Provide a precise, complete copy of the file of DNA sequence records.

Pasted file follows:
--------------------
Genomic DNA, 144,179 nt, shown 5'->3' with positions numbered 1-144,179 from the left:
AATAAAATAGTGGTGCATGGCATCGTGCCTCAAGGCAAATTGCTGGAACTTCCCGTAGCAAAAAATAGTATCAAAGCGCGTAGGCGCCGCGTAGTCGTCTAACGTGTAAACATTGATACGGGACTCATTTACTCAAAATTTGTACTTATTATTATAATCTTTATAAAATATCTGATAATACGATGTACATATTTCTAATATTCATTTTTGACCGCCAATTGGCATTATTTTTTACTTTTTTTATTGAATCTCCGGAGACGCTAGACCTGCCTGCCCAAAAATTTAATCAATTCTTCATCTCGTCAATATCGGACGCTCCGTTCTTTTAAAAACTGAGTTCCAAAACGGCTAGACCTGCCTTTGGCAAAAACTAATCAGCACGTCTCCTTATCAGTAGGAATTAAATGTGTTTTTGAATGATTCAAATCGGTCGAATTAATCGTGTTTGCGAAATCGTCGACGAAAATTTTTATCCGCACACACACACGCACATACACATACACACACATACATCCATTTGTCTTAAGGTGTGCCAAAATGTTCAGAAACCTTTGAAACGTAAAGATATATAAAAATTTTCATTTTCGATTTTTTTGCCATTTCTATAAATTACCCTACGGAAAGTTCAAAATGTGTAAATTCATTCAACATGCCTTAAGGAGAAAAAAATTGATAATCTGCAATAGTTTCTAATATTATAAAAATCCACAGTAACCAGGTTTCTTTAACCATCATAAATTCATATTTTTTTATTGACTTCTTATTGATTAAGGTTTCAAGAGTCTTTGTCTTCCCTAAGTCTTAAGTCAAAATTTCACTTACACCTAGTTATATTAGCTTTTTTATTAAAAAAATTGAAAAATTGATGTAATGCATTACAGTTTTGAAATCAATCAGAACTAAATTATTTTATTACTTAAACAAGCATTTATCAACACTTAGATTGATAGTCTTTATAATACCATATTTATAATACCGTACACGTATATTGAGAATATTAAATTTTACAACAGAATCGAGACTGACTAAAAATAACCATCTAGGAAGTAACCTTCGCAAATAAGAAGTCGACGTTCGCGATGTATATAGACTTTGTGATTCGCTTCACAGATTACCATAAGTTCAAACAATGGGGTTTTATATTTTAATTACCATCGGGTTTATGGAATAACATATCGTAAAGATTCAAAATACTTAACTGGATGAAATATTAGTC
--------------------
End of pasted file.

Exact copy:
Genomic DNA, 144,179 nt, shown 5'->3' with positions numbered 1-144,179 from the left:
AATAAAATAGTGGTGCATGGCATCGTGCCTCAAGGCAAATTGCTGGAACTTCCCGTAGCAAAAAATAGTATCAAAGCGCGTAGGCGCCGCGTAGTCGTCTAACGTGTAAACATTGATACGGGACTCATTTACTCAAAATTTGTACTTATTATTATAATCTTTATAAAATATCTGATAATACGATGTACATATTTCTAATATTCATTTTTGACCGCCAATTGGCATTATTTTTTACTTTTTTTATTGAATCTCCGGAGACGCTAGACCTGCCTGCCCAAAAATTTAATCAATTCTTCATCTCGTCAATATCGGACGCTCCGTTCTTTTAAAAACTGAGTTCCAAAACGGCTAGACCTGCCTTTGGCAAAAACTAATCAGCACGTCTCCTTATCAGTAGGAATTAAATGTGTTTTTGAATGATTCAAATCGGTCGAATTAATCGTGTTTGCGAAATCGTCGACGAAAATTTTTATCCGCACACACACACGCACATACACATACACACACATACATCCATTTGTCTTAAGGTGTGCCAAAATGTTCAGAAACCTTTGAAACGTAAAGATATATAAAAATTTTCATTTTCGATTTTTTTGCCATTTCTATAAATTACCCTACGGAAAGTTCAAAATGTGTAAATTCATTCAACATGCCTTAAGGAGAAAAAAATTGATAATCTGCAATAGTTTCTAATATTATAAAAATCCACAGTAACCAGGTTTCTTTAACCATCATAAATTCATATTTTTTTATTGACTTCTTATTGATTAAGGTTTCAAGAGTCTTTGTCTTCCCTAAGTCTTAAGTCAAAATTTCACTTACACCTAGTTATATTAGCTTTTTTATTAAAAAAATTGAAAAATTGATGTAATGCATTACAGTTTTGAAATCAATCAGAACTAAATTATTTTATTACTTAAACAAGCATTTATCAACACTTAGATTGATAGTCTTTATAATACCATATTTATAATACCGTACACGTATATTGAGAATATTAAATTTTACAACAGAATCGAGACTGACTAAAAATAACCATCTAGGAAGTAACCTTCGCAAATAAGAAGTCGACGTTCGCGATGTATATAGACTTTGTGATTCGCTTCACAGATTACCATAAGTTCAAACAATGGGGTTTTATATTTTAATTACCATCGGGTTTATGGAATAACATATCGTAAAGATTCAAAATACTTAACTGGATGAAATATTAGTC